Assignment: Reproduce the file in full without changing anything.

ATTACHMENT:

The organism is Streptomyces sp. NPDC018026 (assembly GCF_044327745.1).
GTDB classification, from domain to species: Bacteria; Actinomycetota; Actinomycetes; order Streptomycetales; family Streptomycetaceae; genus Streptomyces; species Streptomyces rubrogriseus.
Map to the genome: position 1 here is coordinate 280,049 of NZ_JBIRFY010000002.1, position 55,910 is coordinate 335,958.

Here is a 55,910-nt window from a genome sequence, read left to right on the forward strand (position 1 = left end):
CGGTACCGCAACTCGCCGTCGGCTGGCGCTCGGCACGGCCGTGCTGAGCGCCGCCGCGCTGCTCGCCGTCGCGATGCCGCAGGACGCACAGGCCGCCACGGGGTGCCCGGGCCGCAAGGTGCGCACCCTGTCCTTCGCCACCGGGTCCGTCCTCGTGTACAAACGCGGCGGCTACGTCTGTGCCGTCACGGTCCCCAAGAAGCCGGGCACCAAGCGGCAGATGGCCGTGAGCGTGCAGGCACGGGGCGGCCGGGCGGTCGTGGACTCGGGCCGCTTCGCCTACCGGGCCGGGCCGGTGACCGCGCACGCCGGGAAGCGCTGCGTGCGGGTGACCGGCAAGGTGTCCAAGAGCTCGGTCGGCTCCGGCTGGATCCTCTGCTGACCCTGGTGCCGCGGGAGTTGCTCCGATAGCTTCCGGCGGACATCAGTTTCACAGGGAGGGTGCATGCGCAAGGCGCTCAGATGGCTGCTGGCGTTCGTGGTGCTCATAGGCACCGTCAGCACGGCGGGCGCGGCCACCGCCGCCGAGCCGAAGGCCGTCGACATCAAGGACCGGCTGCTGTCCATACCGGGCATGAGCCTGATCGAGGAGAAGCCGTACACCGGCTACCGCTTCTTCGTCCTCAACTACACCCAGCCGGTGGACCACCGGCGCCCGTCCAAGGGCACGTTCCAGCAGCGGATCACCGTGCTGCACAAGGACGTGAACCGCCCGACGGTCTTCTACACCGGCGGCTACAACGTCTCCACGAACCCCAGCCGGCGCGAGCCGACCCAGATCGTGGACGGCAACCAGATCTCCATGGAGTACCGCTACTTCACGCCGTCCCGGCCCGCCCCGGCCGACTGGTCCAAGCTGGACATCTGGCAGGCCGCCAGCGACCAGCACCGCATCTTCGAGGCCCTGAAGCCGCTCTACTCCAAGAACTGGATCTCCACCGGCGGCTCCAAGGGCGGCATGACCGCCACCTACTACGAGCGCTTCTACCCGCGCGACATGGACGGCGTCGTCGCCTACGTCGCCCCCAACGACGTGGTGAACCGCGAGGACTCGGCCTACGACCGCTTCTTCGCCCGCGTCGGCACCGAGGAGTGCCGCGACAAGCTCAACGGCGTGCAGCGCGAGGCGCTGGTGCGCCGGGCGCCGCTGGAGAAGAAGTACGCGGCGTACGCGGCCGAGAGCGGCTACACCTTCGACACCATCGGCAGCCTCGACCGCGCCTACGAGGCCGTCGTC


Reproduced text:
The organism is Streptomyces sp. NPDC018026 (assembly GCF_044327745.1).
GTDB classification, from domain to species: Bacteria; Actinomycetota; Actinomycetes; order Streptomycetales; family Streptomycetaceae; genus Streptomyces; species Streptomyces rubrogriseus.
Map to the genome: position 1 here is coordinate 280,049 of NZ_JBIRFY010000002.1, position 55,910 is coordinate 335,958.

Here is a 55,910-nt window from a genome sequence, read left to right on the forward strand (position 1 = left end):
CGGTACCGCAACTCGCCGTCGGCTGGCGCTCGGCACGGCCGTGCTGAGCGCCGCCGCGCTGCTCGCCGTCGCGATGCCGCAGGACGCACAGGCCGCCACGGGGTGCCCGGGCCGCAAGGTGCGCACCCTGTCCTTCGCCACCGGGTCCGTCCTCGTGTACAAACGCGGCGGCTACGTCTGTGCCGTCACGGTCCCCAAGAAGCCGGGCACCAAGCGGCAGATGGCCGTGAGCGTGCAGGCACGGGGCGGCCGGGCGGTCGTGGACTCGGGCCGCTTCGCCTACCGGGCCGGGCCGGTGACCGCGCACGCCGGGAAGCGCTGCGTGCGGGTGACCGGCAAGGTGTCCAAGAGCTCGGTCGGCTCCGGCTGGATCCTCTGCTGACCCTGGTGCCGCGGGAGTTGCTCCGATAGCTTCCGGCGGACATCAGTTTCACAGGGAGGGTGCATGCGCAAGGCGCTCAGATGGCTGCTGGCGTTCGTGGTGCTCATAGGCACCGTCAGCACGGCGGGCGCGGCCACCGCCGCCGAGCCGAAGGCCGTCGACATCAAGGACCGGCTGCTGTCCATACCGGGCATGAGCCTGATCGAGGAGAAGCCGTACACCGGCTACCGCTTCTTCGTCCTCAACTACACCCAGCCGGTGGACCACCGGCGCCCGTCCAAGGGCACGTTCCAGCAGCGGATCACCGTGCTGCACAAGGACGTGAACCGCCCGACGGTCTTCTACACCGGCGGCTACAACGTCTCCACGAACCCCAGCCGGCGCGAGCCGACCCAGATCGTGGACGGCAACCAGATCTCCATGGAGTACCGCTACTTCACGCCGTCCCGGCCCGCCCCGGCCGACTGGTCCAAGCTGGACATCTGGCAGGCCGCCAGCGACCAGCACCGCATCTTCGAGGCCCTGAAGCCGCTCTACTCCAAGAACTGGATCTCCACCGGCGGCTCCAAGGGCGGCATGACCGCCACCTACTACGAGCGCTTCTACCCGCGCGACATGGACGGCGTCGTCGCCTACGTCGCCCCCAACGACGTGGTGAACCGCGAGGACTCGGCCTACGACCGCTTCTTCGCCCGCGTCGGCACCGAGGAGTGCCGCGACAAGCTCAACGGCGTGCAGCGCGAGGCGCTGGTGCGCCGGGCGCCGCTGGAGAAGAAGTACGCGGCGTACGCGGCCGAGAGCGGCTACACCTTCGACACCATCGGCAGCCTCGACCGCGCCTACGAGGCCGTCGTC